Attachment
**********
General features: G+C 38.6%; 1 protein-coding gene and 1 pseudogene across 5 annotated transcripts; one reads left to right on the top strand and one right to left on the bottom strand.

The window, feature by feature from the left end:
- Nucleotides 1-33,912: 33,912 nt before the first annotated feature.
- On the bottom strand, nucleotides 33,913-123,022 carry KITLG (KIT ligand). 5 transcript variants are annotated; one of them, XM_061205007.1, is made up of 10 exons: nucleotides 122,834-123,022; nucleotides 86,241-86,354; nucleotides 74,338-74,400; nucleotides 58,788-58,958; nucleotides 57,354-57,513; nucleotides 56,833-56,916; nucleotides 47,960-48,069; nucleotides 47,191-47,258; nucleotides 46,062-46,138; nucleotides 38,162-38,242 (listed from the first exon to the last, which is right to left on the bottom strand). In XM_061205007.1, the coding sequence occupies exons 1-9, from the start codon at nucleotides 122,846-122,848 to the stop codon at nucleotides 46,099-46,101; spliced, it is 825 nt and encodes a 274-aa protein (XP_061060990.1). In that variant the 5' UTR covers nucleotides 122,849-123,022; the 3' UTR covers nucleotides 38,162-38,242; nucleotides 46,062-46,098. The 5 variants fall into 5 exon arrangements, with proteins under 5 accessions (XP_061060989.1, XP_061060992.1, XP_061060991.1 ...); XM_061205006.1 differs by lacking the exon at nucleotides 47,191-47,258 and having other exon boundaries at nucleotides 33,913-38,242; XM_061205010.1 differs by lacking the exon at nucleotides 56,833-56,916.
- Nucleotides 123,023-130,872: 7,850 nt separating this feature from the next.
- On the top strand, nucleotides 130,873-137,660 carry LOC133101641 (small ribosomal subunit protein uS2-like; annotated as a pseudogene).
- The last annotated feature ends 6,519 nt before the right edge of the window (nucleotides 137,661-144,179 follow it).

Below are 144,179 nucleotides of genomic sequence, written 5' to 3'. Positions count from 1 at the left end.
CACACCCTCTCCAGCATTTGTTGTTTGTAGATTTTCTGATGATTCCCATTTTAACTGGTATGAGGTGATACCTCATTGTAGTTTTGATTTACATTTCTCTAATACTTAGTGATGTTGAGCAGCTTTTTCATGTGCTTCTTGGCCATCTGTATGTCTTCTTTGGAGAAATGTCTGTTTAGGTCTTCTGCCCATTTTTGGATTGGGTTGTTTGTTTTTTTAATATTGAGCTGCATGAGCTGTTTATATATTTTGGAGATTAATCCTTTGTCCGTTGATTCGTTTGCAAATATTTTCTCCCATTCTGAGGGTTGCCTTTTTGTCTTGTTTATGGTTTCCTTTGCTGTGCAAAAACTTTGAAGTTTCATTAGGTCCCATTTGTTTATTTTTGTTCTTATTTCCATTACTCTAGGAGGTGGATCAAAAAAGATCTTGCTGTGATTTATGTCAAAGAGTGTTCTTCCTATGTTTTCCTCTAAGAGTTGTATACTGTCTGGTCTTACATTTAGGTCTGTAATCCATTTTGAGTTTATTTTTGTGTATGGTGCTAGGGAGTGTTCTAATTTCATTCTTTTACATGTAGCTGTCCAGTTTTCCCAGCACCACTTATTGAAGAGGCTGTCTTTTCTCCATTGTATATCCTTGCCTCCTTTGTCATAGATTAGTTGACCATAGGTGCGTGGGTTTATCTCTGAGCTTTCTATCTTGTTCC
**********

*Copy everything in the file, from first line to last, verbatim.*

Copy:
General features: G+C 38.6%; 1 protein-coding gene and 1 pseudogene across 5 annotated transcripts; one reads left to right on the top strand and one right to left on the bottom strand.

The window, feature by feature from the left end:
- Nucleotides 1-33,912: 33,912 nt before the first annotated feature.
- On the bottom strand, nucleotides 33,913-123,022 carry KITLG (KIT ligand). 5 transcript variants are annotated; one of them, XM_061205007.1, is made up of 10 exons: nucleotides 122,834-123,022; nucleotides 86,241-86,354; nucleotides 74,338-74,400; nucleotides 58,788-58,958; nucleotides 57,354-57,513; nucleotides 56,833-56,916; nucleotides 47,960-48,069; nucleotides 47,191-47,258; nucleotides 46,062-46,138; nucleotides 38,162-38,242 (listed from the first exon to the last, which is right to left on the bottom strand). In XM_061205007.1, the coding sequence occupies exons 1-9, from the start codon at nucleotides 122,846-122,848 to the stop codon at nucleotides 46,099-46,101; spliced, it is 825 nt and encodes a 274-aa protein (XP_061060990.1). In that variant the 5' UTR covers nucleotides 122,849-123,022; the 3' UTR covers nucleotides 38,162-38,242; nucleotides 46,062-46,098. The 5 variants fall into 5 exon arrangements, with proteins under 5 accessions (XP_061060989.1, XP_061060992.1, XP_061060991.1 ...); XM_061205006.1 differs by lacking the exon at nucleotides 47,191-47,258 and having other exon boundaries at nucleotides 33,913-38,242; XM_061205010.1 differs by lacking the exon at nucleotides 56,833-56,916.
- Nucleotides 123,023-130,872: 7,850 nt separating this feature from the next.
- On the top strand, nucleotides 130,873-137,660 carry LOC133101641 (small ribosomal subunit protein uS2-like; annotated as a pseudogene).
- The last annotated feature ends 6,519 nt before the right edge of the window (nucleotides 137,661-144,179 follow it).

Below are 144,179 nucleotides of genomic sequence, written 5' to 3'. Positions count from 1 at the left end.
CACACCCTCTCCAGCATTTGTTGTTTGTAGATTTTCTGATGATTCCCATTTTAACTGGTATGAGGTGATACCTCATTGTAGTTTTGATTTACATTTCTCTAATACTTAGTGATGTTGAGCAGCTTTTTCATGTGCTTCTTGGCCATCTGTATGTCTTCTTTGGAGAAATGTCTGTTTAGGTCTTCTGCCCATTTTTGGATTGGGTTGTTTGTTTTTTTAATATTGAGCTGCATGAGCTGTTTATATATTTTGGAGATTAATCCTTTGTCCGTTGATTCGTTTGCAAATATTTTCTCCCATTCTGAGGGTTGCCTTTTTGTCTTGTTTATGGTTTCCTTTGCTGTGCAAAAACTTTGAAGTTTCATTAGGTCCCATTTGTTTATTTTTGTTCTTATTTCCATTACTCTAGGAGGTGGATCAAAAAAGATCTTGCTGTGATTTATGTCAAAGAGTGTTCTTCCTATGTTTTCCTCTAAGAGTTGTATACTGTCTGGTCTTACATTTAGGTCTGTAATCCATTTTGAGTTTATTTTTGTGTATGGTGCTAGGGAGTGTTCTAATTTCATTCTTTTACATGTAGCTGTCCAGTTTTCCCAGCACCACTTATTGAAGAGGCTGTCTTTTCTCCATTGTATATCCTTGCCTCCTTTGTCATAGATTAGTTGACCATAGGTGCGTGGGTTTATCTCTGAGCTTTCTATCTTGTTCC